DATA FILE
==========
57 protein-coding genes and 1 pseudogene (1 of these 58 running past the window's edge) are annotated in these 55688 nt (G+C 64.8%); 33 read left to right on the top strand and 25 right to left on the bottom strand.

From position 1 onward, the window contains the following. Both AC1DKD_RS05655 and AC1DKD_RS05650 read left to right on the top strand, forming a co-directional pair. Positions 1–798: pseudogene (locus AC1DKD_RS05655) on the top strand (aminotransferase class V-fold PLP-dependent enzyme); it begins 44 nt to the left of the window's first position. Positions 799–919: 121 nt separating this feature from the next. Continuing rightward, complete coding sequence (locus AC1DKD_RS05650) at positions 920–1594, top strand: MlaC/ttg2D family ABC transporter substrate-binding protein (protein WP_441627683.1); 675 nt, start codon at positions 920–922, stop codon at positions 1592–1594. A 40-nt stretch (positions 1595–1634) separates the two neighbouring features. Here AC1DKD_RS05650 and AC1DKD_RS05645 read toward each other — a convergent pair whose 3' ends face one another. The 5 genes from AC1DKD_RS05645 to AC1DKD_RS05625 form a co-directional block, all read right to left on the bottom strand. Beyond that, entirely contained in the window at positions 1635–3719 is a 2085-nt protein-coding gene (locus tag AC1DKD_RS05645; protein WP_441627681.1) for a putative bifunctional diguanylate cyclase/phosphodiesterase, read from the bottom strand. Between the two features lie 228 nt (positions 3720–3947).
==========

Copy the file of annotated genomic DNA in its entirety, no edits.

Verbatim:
57 protein-coding genes and 1 pseudogene (1 of these 58 running past the window's edge) are annotated in these 55688 nt (G+C 64.8%); 33 read left to right on the top strand and 25 right to left on the bottom strand.

From position 1 onward, the window contains the following. Both AC1DKD_RS05655 and AC1DKD_RS05650 read left to right on the top strand, forming a co-directional pair. Positions 1–798: pseudogene (locus AC1DKD_RS05655) on the top strand (aminotransferase class V-fold PLP-dependent enzyme); it begins 44 nt to the left of the window's first position. Positions 799–919: 121 nt separating this feature from the next. Continuing rightward, complete coding sequence (locus AC1DKD_RS05650) at positions 920–1594, top strand: MlaC/ttg2D family ABC transporter substrate-binding protein (protein WP_441627683.1); 675 nt, start codon at positions 920–922, stop codon at positions 1592–1594. A 40-nt stretch (positions 1595–1634) separates the two neighbouring features. Here AC1DKD_RS05650 and AC1DKD_RS05645 read toward each other — a convergent pair whose 3' ends face one another. The 5 genes from AC1DKD_RS05645 to AC1DKD_RS05625 form a co-directional block, all read right to left on the bottom strand. Beyond that, entirely contained in the window at positions 1635–3719 is a 2085-nt protein-coding gene (locus tag AC1DKD_RS05645; protein WP_441627681.1) for a putative bifunctional diguanylate cyclase/phosphodiesterase, read from the bottom strand. Between the two features lie 228 nt (positions 3720–3947).